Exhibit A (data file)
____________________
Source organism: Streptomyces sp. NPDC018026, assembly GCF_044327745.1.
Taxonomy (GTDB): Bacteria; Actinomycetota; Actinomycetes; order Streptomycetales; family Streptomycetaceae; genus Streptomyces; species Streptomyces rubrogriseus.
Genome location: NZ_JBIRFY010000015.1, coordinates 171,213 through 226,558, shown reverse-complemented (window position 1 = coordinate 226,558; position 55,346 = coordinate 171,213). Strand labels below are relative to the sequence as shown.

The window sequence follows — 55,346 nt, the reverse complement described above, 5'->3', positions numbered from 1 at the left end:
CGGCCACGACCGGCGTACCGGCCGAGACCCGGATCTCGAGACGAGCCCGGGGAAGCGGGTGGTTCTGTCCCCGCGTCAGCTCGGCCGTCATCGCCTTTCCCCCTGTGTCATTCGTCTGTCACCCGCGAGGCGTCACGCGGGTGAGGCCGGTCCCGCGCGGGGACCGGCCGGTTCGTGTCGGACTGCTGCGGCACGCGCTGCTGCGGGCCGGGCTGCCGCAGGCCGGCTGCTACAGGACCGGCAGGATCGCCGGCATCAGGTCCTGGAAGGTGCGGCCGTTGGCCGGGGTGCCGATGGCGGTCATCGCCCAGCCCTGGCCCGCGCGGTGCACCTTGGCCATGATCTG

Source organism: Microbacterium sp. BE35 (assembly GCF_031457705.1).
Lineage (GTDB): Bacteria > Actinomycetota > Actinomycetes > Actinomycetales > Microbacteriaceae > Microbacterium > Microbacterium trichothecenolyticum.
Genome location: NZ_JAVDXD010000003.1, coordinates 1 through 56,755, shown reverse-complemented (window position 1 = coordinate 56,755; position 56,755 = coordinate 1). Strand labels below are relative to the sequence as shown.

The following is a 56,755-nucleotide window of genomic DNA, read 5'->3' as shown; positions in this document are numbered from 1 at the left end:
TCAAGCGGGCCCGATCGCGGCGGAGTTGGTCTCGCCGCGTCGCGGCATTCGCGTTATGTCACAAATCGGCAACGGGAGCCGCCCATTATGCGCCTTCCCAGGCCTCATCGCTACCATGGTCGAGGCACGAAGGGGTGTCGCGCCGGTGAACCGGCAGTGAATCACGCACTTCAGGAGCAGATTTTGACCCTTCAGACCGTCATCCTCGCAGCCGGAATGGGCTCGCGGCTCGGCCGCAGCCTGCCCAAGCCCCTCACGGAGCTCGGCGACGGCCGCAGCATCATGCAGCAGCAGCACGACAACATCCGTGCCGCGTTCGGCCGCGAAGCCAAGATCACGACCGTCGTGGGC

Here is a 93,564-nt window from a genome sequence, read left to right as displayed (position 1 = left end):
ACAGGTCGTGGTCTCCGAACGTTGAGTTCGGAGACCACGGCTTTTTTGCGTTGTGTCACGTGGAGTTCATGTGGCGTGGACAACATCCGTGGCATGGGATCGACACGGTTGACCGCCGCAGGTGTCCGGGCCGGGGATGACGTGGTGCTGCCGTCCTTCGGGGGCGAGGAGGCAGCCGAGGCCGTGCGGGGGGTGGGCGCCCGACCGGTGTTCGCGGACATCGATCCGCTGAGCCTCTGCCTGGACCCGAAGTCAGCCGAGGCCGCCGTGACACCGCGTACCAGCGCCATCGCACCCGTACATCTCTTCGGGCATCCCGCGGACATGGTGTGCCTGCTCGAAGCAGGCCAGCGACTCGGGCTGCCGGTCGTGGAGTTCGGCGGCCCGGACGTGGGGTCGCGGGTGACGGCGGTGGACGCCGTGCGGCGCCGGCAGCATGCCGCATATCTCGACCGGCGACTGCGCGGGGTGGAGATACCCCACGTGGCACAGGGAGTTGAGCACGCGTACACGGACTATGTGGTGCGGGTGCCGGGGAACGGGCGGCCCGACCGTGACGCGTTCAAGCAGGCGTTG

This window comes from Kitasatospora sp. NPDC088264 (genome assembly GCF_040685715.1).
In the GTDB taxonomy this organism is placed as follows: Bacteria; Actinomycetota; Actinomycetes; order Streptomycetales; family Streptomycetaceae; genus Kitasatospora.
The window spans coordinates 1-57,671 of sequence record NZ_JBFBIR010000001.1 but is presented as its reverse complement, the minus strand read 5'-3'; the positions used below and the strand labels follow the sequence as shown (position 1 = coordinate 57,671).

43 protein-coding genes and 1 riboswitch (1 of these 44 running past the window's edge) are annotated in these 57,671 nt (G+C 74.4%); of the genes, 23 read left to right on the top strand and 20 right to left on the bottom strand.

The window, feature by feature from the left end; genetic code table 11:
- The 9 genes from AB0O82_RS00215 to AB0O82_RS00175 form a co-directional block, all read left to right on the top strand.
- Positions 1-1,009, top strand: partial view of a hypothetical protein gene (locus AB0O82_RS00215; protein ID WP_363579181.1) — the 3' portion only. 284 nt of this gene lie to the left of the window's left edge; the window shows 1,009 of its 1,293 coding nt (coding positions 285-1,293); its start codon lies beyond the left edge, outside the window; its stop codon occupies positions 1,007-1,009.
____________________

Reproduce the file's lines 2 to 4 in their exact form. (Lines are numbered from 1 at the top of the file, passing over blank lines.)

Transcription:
Taxonomy (GTDB): Bacteria; Actinomycetota; Actinomycetes; order Streptomycetales; family Streptomycetaceae; genus Streptomyces; species Streptomyces rubrogriseus.
Genome location: NZ_JBIRFY010000015.1, coordinates 171,213 through 226,558, shown reverse-complemented (window position 1 = coordinate 226,558; position 55,346 = coordinate 171,213). Strand labels below are relative to the sequence as shown.

The window sequence follows — 55,346 nt, the reverse complement described above, 5'->3', positions numbered from 1 at the left end: